Confession: What your body really needs for better health, nutrition, sleep, pain relief, and more.
I can think myself full
If you’re indulging in a milk shake and I think it’s high in fat and calories, levels of my hunger hormone ghrelin will dip a lot lower—and leave me feeling more satisfied—than if I believe I’m sipping on a healthier shake, even if the two have the same calorie count, a study in the journal Health Psychology showed.
I can reshape my brain through meditation
According to MRI scans, the hippocampus—the part of the brain in charge of learning and memory—thickens after only a couple of months of mindful meditation. Brain-cell density also decreases in the amygdala (responsible for fear, anxiety, and stress). Those physical brain changes can alter your mood and are good for a healthy body.
I can raise my body temperature
A group of Tibetan nuns can increase their core body temp to about 100 degrees F in subzero weather just by doing a specific type of meditation called g-tumor. Yes, that’s a rare group, but scientists taught Western people a similar technique and found the subjects could raise their body temp. The breathing caused thermogenesis, a process of heat production. This could help people function better in frigid environments.
I can add years to my life
By keeping a positive attitude about aging and continuing to feel useful and happy, I’ll most likely live about seven extra years, according to Yale University surveys.
I wish you didn’t drink diet soda
Sip one can or more a day, and I could pack on three times more belly fat than if you hadn’t (not exaggerating). Researchers in Texas did the testing and measuring: People who drank diet soda daily gained 3.2 inches over nine years; those who didn’t have any gained only 0.8 inches (the occasional drinkers: 1.8 inches). Choosing diet over regular soda to save calories can backfire—a study showed people who tried that ended up consuming more calories from food throughout the day. Just stick to fizzy water for a healthy body.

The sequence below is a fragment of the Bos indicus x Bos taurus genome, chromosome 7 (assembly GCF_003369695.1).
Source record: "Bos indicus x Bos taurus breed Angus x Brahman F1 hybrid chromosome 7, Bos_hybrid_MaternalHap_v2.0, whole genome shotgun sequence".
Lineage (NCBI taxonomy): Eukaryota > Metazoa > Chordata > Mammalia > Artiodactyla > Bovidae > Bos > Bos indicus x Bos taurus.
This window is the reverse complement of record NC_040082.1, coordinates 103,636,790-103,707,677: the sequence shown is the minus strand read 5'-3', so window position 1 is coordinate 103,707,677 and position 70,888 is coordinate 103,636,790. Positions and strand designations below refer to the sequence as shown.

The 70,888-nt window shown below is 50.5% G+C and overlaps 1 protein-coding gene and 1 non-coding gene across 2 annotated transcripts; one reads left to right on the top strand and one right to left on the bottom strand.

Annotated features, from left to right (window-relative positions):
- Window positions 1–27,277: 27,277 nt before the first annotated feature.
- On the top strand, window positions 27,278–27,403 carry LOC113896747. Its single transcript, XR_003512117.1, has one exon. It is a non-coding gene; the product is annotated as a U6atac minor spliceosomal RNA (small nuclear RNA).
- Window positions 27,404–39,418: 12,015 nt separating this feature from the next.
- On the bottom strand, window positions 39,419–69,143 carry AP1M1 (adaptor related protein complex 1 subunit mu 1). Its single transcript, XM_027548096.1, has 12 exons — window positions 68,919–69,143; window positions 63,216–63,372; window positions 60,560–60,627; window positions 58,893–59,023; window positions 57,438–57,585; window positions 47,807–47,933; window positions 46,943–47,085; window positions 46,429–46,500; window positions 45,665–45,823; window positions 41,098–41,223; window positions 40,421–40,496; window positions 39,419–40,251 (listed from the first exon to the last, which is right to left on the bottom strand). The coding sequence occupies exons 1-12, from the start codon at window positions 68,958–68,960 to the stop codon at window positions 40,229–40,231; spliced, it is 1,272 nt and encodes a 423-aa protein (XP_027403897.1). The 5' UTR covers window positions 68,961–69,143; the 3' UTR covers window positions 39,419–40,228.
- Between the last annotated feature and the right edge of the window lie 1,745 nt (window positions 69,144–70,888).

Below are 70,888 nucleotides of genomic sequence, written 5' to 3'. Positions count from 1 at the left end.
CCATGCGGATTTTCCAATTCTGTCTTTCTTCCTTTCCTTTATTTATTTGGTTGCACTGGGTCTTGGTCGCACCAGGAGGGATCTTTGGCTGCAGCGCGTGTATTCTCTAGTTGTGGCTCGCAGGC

Please don’t look down at your phone
Would you hang four bowling balls from my neck? Before you say that’s a stupid question, consider this: Sixty pounds (or about the combined weight of those balls) is the same amount of force exerted when you tilt your head forward at about a 60-degree angle to text or email from your smartphone. And you do that for up to four hours (hours!) a day. For the love and integrity of my cervical spine, raise that phone up to your sight line.
I burn calories when you’re chilly
So suck it up for a little while. Researchers discovered that when I shiver from cold, it stimulates hormones that convert energy-storing white fat into calorie-burning brown fat. Shivering for about ten to 15 minutes had similar hormonal effects as did an hour of moderate exercise.
Think twice before you skip flexibility exercises
You make time for cardio and strength training, which I appreciate. But my joints need to be stretched, too, especially as I get older. Connective tissue within ligaments and tendons becomes more rigid and brittle with age, which means a restricted range of motion and decreased flexibility. Pilates and yoga are two good options, but even simple controlled stretches held for ten to 30 seconds can help keep me moving more easily and maintain a healthy body.
Don’t “forget” to tell your doc about memory lapses
Only about one-quarter of adults 45 and older fess up when they’re having memory issues. But it’s so important to mention. Sometimes a drug or combination of meds leaves me feeling forgetful or confused. Anxiety or depression may also have that effect, as can a slow thyroid or a vitamin B-12 deficiency. These conditions are all completely treatable. And if by chance your memory symptoms are linked to dementia, an early diagnosis is crucial—it gives my mind a better chance of benefiting from treatment.
I wish I knew why healthy people get cancer
You probably know someone who followed all the “rules”—wore sunscreen, ate vegetables, didn’t smoke—and still got cancer. I wish I had a good reason, but the truth is that about two-thirds of variation in cancer risk is explained by random gene mutations that drive tumor growth. Essentially, bad luck. However, that absolutely, positively does not exempt you from following the rules. While some risk factors may be out of your hands, many others are not.
I don’t get how placebos work
Taking a sugar pill can affect heart rate, alter brain activity, ease depression, and improve Parkinson’s symptoms—all real, physiological responses to an essentially fake treatment. An analysis of 84 chronic pain–drug trials found the placebo effect getting stronger. By 2013, patients receiving placebos experienced a 30 percent decrease in pain levels on average, compared with about 5 percent in 1990. Scientists are trying to figure out why you may respond well to a placebo but your friend doesn’t, what precisely happens in people’s bodies and brains when a placebo is taken, and the best ways to harness placebos’ power.
I am unsure how my gut affects my mood
I’m home to up to 100 trillion microbes, most of which live in my gut. “Good” bacteria help me metabolize foods; “bad” bugs make me gassy and increase inflammation. Imbalances in my gut bacteria are linked to many diseases. The fuzzier connection is between gut bacteria and my brain. One suggestion is that gut bacteria produce mood-regulating serotonin and dopamine or other chemicals that affect anxiety and depression. Another possibility: Microbes activate my valgus nerve, the main line of communication between the gut and the brain. Scientists are hype focused on bacteria these days, so stay tuned.